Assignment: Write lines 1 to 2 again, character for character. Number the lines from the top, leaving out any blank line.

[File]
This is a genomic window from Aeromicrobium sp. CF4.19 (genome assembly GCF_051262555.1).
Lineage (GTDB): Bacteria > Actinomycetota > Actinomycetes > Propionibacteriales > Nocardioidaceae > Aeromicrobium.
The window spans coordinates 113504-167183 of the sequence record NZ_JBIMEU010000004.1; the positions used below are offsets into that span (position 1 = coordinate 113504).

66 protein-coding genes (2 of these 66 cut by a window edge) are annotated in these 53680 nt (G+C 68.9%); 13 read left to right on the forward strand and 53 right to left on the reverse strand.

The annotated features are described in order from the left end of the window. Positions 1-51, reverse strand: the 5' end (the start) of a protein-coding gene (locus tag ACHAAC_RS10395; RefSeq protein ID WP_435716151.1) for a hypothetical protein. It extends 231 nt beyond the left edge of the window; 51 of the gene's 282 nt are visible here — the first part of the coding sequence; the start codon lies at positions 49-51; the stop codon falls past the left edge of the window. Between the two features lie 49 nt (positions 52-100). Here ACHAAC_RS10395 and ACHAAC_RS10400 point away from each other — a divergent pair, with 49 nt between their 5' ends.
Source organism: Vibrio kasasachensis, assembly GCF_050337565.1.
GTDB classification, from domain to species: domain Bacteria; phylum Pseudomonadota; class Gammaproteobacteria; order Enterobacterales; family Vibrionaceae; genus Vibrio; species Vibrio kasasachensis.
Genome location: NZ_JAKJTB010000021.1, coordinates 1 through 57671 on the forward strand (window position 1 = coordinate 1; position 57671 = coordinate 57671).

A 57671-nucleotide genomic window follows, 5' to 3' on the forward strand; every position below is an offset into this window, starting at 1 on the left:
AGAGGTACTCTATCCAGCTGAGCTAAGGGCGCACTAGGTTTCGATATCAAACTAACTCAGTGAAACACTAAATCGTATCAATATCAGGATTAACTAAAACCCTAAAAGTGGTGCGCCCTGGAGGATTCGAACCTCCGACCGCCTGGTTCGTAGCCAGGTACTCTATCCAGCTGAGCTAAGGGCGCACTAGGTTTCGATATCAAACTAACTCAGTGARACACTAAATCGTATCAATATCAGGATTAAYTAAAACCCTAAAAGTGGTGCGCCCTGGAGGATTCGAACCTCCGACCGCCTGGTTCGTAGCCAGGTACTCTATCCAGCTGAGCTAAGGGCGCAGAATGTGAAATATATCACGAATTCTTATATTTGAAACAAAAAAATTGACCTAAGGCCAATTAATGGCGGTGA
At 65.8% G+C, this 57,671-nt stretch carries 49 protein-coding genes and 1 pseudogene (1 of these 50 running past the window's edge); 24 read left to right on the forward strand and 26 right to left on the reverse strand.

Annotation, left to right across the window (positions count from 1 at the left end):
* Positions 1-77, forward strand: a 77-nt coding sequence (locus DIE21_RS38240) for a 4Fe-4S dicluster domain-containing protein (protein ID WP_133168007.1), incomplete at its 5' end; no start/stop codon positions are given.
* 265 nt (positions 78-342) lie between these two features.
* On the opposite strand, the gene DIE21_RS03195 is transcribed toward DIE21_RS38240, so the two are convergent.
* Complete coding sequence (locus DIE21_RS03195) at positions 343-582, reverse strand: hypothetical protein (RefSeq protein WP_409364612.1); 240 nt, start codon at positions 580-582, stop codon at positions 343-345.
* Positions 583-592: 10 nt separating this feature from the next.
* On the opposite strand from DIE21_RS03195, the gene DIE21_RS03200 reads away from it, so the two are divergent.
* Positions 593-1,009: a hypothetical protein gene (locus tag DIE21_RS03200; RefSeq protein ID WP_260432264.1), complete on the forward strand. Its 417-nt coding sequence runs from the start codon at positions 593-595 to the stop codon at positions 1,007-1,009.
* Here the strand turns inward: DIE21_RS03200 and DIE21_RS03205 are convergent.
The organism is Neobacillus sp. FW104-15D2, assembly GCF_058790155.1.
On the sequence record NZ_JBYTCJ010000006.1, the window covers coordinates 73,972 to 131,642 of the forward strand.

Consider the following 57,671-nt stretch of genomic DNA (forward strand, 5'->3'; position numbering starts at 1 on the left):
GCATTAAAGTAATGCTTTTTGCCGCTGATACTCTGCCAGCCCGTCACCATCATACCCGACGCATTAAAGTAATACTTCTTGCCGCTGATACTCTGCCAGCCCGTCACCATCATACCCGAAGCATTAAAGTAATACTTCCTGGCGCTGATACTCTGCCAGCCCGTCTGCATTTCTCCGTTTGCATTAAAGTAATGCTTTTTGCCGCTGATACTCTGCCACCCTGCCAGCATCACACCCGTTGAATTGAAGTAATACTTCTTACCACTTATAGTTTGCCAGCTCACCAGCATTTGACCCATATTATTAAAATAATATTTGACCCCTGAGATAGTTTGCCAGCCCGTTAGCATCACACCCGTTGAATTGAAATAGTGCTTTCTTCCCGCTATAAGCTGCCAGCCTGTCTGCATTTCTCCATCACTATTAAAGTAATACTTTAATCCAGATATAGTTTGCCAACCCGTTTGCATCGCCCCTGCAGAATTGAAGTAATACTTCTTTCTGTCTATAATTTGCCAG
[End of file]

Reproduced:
This is a genomic window from Aeromicrobium sp. CF4.19 (genome assembly GCF_051262555.1).
Lineage (GTDB): Bacteria > Actinomycetota > Actinomycetes > Propionibacteriales > Nocardioidaceae > Aeromicrobium.